What causes it?
Realistically speaking, no one can definitively identify a reason for this seasonal anomaly. It’s true that a lot of market watchers think that investment professionals’ summer vacations have an impact on market liquidity. Alternatively, investors’ hostility towards risk during the summer is partially accountable for the difference in seasonal returns. However, these notions are under the assumption that an increase in participation equates to an increase in gains.
Market crashes and other similar disasters concerning investments are attended by peak levels in both volume and participation. Therefore, the assumption of participation increase probably has at least some correlation with gains. But, on the other hand, it’s not necessarily the main cause of gains.
Electronic trading gives investors across the globe the ability to participate, and they can do so from either the boardroom or the beach. With that in mind, it’s clear that proximity to trading resources is not a viable explanation either.
You will find no shortage of theories to support whatever you want to believe concerning the Halloween strategy. For all the different opinions there are about this interesting effect, there are just as many theories supporting those opinions. The Halloween strategy is compelling primarily because it functions as both an empirical abnormality and a solid mystery.
The October Effect
There is another effect that takes place around the same time as the Halloween strategy. This one is the appropriately titled ‘October effect’. Even though they sound similar, both are distinct; in fact, they are polar opposites.
The ‘October effect’ is commonly seen as a market anomaly. One in which stocks will suddenly start to decline during the month of October. Rather than an actual phenomenon, the October effect is primarily seen as a psychological expectation. This is because most statistics go against the theory. There are some nervous investors during October that worry because of the market crashes that typically occur during this month.
This unfavourable view on October is not at all baseless. The events responsible for October’s reputation for stock losses go back several decades. The most prominent ones include the following:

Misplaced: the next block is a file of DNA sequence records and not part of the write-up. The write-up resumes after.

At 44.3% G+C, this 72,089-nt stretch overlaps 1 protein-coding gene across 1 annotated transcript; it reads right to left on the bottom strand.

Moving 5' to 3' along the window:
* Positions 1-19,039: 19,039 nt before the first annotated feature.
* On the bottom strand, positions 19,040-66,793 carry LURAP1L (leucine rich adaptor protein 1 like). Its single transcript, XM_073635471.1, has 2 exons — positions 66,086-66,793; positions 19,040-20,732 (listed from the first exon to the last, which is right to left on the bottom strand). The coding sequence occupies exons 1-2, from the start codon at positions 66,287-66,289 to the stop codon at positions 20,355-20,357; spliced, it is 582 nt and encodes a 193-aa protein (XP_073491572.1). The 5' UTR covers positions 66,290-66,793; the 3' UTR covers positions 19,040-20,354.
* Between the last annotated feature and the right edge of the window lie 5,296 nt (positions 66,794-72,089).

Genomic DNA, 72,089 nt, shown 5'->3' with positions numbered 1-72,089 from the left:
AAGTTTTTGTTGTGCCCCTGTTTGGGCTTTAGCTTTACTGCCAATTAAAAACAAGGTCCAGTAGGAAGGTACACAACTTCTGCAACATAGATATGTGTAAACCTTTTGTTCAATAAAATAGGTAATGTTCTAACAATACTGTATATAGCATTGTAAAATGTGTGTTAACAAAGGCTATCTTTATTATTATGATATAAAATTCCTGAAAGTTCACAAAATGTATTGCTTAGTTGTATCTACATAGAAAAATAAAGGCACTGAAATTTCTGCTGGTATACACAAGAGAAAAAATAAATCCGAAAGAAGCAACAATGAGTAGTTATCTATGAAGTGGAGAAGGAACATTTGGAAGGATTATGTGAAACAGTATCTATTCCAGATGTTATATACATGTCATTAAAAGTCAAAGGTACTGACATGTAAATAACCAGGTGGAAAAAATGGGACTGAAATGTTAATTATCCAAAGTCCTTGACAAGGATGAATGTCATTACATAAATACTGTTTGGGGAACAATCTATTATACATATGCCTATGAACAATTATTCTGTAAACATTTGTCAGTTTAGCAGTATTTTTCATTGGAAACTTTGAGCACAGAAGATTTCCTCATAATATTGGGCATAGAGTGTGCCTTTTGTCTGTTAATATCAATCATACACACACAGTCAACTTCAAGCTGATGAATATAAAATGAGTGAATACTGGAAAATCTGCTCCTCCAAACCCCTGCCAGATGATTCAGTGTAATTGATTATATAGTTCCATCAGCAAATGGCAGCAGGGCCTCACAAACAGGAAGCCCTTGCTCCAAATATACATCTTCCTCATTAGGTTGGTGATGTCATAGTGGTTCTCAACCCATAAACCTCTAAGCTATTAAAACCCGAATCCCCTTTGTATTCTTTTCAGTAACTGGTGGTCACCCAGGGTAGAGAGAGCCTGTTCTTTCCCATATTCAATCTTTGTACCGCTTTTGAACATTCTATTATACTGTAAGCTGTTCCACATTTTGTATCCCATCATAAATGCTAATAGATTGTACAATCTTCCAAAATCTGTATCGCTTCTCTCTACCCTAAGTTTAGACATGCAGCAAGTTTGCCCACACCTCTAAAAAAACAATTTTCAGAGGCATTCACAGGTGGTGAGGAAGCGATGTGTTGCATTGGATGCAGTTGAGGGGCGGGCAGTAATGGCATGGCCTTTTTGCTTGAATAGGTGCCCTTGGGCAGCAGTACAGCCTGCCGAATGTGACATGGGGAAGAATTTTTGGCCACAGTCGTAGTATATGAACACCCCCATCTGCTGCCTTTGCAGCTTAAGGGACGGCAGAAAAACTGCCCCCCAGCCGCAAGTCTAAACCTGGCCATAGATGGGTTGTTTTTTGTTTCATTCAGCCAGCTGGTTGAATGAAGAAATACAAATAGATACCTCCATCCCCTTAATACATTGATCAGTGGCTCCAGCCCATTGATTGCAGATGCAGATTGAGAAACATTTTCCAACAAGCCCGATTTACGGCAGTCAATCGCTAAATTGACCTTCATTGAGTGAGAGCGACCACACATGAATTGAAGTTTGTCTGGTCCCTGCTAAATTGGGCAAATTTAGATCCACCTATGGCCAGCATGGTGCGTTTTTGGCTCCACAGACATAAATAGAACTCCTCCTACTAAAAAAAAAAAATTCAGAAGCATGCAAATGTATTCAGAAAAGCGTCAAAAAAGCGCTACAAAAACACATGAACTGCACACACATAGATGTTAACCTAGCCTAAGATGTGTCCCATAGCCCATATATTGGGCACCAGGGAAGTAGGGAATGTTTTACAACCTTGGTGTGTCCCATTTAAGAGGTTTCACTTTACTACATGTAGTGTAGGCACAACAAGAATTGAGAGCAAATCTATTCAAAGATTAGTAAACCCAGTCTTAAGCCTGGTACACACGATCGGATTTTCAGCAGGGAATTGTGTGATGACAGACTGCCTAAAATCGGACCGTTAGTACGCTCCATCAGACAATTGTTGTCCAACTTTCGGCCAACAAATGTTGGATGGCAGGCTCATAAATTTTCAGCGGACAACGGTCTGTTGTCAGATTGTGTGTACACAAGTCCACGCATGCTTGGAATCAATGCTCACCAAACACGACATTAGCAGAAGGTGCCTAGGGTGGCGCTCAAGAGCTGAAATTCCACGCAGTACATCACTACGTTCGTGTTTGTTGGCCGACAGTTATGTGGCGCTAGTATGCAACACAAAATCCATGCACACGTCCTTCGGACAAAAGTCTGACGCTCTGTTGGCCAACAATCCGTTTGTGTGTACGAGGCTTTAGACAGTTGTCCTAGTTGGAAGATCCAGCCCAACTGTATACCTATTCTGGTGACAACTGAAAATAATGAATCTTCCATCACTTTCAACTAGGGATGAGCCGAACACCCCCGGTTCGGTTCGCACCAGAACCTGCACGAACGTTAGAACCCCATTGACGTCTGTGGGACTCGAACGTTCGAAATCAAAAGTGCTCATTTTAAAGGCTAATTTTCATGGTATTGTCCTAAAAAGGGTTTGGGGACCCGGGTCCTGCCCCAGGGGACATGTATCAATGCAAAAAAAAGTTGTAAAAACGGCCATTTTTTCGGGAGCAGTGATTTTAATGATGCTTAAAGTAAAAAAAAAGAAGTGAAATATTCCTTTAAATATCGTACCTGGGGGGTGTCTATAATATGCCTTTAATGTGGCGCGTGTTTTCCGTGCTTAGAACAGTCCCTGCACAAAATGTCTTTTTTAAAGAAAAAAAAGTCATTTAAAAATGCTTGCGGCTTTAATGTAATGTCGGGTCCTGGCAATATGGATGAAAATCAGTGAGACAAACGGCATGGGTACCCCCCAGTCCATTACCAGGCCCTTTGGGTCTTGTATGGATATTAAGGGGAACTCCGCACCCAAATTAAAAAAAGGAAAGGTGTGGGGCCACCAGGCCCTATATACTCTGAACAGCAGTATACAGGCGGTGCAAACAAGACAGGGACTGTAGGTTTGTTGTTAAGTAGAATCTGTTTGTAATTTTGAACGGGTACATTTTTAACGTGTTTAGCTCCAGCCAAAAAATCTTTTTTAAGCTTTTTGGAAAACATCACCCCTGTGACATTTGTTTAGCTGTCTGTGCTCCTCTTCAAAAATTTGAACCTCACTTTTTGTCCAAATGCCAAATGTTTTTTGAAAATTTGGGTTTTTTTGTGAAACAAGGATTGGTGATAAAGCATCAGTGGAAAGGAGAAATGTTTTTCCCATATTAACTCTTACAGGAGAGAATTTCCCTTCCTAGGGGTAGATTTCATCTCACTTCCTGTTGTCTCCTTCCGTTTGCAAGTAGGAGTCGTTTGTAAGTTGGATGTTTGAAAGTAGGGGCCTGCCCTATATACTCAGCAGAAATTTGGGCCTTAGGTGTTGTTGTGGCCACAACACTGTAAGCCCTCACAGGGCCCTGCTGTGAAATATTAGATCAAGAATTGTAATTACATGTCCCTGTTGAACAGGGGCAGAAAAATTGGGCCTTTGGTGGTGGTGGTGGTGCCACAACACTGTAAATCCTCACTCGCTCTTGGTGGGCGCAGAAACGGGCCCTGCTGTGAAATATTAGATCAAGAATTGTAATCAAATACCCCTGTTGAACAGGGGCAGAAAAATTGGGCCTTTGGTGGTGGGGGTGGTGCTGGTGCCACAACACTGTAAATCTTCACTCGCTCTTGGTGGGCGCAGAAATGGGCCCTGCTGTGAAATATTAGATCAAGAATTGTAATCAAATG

- The Panic of 1907
- Black Tuesday (1929)
- Black Thursday (1929)
- Two instances of Black Mondays, with one in 1929 and the other in 1987
Out of all these crashes, one stands out as being arguably the worst single-day decline. That is Black Monday of 1987, which was the great crash occurring on October 19. During this event, the Dow would go on to plummet 22.6% in a single day.
Obviously, the other black days were part of the process that would result in the Great Depression. This, as we all know, was a catastrophic disaster in economics. It stood once unrivaled up until the mortgage meltdown almost took out the whole global economy.
Is it worth all the worry?
Advocates of the October effect typically make the argument that this month is when some of the greatest stock market crashes occur. To reiterate an earlier point, there is statistical evidence that does not wholly support the phenomenon of stocks trading lower in October. Be that as it may, the psychological expectations of the October effect are still prevalent.
Generally speaking, the October effect has a tendency to be overrated. Pushing the dark titles aside, this concentration of days is not significant in a statistical sense. As a matter of fact, the month preceding it, September, actually contains more historical down months. October, from a historical perspective, marks the end of more bear markets than it acts as the beginning.
Unsurprisingly, this places October in a peculiar perspective when it comes to contrarian buying. Should investors view a month negatively, then it will in turn create opportunities to buy during that particular month. However, the end of the October effect is already at hand. That is, if it ever was a market force.